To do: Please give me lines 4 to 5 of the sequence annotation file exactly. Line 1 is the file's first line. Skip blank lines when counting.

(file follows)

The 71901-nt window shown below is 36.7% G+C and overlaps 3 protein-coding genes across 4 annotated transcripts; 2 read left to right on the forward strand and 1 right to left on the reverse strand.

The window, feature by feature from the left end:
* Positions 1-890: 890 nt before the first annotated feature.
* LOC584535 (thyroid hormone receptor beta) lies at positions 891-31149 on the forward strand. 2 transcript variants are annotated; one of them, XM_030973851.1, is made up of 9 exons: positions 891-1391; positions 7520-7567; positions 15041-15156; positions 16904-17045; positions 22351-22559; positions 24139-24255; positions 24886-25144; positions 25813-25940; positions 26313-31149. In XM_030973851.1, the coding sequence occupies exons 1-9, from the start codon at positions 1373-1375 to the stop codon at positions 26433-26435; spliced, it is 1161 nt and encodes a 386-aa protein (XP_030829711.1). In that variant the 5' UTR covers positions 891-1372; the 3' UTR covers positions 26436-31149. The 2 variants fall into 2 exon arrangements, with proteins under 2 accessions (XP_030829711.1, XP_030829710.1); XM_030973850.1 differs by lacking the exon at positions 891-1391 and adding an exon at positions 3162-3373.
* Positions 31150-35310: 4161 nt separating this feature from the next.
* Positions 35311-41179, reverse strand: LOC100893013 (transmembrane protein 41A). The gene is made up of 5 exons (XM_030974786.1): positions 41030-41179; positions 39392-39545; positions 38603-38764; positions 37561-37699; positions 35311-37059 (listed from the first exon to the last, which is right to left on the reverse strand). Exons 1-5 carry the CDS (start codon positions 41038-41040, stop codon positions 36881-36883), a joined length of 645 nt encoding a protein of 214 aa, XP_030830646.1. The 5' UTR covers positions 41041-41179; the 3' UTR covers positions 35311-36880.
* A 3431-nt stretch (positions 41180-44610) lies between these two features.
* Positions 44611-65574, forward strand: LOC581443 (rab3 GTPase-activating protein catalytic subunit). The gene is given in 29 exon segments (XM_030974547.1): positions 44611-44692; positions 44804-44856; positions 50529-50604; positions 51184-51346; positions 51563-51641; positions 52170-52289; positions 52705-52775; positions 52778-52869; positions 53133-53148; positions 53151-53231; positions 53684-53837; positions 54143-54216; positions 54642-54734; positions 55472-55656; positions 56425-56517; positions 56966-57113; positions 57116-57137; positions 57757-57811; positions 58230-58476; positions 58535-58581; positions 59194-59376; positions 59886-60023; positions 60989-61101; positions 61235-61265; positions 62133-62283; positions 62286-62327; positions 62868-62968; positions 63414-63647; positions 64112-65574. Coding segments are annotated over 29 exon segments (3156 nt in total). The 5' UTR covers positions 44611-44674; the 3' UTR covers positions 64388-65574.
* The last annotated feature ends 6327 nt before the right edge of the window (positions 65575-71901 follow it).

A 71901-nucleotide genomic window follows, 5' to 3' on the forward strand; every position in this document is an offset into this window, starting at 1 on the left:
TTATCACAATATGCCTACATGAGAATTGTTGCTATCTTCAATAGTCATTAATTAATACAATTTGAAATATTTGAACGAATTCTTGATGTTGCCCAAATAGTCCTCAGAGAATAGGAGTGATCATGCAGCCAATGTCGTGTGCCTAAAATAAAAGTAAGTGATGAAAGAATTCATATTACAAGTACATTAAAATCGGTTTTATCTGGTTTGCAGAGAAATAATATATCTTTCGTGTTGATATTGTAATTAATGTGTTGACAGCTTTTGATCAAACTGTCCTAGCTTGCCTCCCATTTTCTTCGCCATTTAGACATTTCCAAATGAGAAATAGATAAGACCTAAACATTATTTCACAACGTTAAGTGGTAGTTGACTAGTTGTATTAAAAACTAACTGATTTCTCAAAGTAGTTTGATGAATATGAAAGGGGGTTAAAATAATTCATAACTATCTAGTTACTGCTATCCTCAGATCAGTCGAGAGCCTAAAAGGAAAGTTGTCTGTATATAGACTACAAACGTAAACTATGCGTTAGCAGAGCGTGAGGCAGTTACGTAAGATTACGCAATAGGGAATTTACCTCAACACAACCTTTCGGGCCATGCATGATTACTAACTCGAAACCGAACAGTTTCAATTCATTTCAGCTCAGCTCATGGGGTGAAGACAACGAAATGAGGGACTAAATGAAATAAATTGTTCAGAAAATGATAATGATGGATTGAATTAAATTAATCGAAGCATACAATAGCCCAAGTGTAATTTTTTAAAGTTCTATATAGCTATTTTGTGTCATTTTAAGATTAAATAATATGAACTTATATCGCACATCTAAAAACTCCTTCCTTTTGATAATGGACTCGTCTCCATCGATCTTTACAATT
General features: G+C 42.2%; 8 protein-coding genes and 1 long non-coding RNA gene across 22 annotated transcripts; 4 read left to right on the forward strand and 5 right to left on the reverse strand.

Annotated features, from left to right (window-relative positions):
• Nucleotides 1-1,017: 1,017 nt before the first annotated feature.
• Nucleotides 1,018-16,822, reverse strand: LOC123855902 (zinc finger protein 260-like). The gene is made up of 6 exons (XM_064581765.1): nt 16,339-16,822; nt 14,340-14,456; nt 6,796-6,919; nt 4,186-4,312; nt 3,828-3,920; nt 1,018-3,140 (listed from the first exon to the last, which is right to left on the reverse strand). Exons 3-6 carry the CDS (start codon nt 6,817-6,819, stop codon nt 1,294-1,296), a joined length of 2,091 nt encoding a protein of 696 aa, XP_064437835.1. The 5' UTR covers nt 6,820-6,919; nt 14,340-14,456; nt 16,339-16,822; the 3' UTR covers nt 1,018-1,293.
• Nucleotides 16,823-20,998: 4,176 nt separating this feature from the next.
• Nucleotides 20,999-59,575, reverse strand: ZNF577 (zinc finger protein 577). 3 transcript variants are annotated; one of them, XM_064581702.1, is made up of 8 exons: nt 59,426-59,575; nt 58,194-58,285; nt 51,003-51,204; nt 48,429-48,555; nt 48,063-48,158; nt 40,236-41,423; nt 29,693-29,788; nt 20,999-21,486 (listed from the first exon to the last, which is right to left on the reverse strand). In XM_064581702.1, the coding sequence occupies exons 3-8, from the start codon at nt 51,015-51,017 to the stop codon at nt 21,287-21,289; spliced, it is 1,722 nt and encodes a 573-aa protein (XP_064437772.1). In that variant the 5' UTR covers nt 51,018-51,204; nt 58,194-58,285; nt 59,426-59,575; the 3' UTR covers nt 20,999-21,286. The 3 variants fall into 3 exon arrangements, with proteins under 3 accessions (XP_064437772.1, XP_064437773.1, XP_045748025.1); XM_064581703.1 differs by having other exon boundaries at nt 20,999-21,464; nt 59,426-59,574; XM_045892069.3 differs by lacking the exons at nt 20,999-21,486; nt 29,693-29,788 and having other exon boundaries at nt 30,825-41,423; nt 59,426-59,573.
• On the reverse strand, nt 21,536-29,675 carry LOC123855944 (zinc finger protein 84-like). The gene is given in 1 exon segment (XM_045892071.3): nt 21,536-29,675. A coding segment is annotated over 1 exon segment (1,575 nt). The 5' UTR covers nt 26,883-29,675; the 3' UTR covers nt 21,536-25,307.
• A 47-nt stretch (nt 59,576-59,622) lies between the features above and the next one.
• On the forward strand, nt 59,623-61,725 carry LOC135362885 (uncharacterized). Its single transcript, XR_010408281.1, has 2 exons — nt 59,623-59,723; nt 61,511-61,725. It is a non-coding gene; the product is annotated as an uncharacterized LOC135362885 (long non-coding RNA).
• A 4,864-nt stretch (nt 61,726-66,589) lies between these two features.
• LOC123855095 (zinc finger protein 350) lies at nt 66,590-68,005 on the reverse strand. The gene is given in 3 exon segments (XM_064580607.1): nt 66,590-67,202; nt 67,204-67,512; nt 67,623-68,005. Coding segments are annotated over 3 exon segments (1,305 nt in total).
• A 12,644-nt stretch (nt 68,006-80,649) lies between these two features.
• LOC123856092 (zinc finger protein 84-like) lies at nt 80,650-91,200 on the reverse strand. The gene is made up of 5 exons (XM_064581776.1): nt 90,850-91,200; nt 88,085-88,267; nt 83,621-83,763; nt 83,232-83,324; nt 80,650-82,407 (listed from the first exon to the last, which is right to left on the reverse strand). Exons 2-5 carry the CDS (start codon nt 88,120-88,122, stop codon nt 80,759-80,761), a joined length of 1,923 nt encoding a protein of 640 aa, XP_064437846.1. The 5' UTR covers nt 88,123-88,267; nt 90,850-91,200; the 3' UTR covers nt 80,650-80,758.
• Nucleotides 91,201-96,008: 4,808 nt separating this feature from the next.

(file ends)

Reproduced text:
* LOC584535 (thyroid hormone receptor beta) lies at positions 891-31149 on the forward strand. 2 transcript variants are annotated; one of them, XM_030973851.1, is made up of 9 exons: positions 891-1391; positions 7520-7567; positions 15041-15156; positions 16904-17045; positions 22351-22559; positions 24139-24255; positions 24886-25144; positions 25813-25940; positions 26313-31149. In XM_030973851.1, the coding sequence occupies exons 1-9, from the start codon at positions 1373-1375 to the stop codon at positions 26433-26435; spliced, it is 1161 nt and encodes a 386-aa protein (XP_030829711.1). In that variant the 5' UTR covers positions 891-1372; the 3' UTR covers positions 26436-31149. The 2 variants fall into 2 exon arrangements, with proteins under 2 accessions (XP_030829711.1, XP_030829710.1); XM_030973850.1 differs by lacking the exon at positions 891-1391 and adding an exon at positions 3162-3373.
* Positions 31150-35310: 4161 nt separating this feature from the next.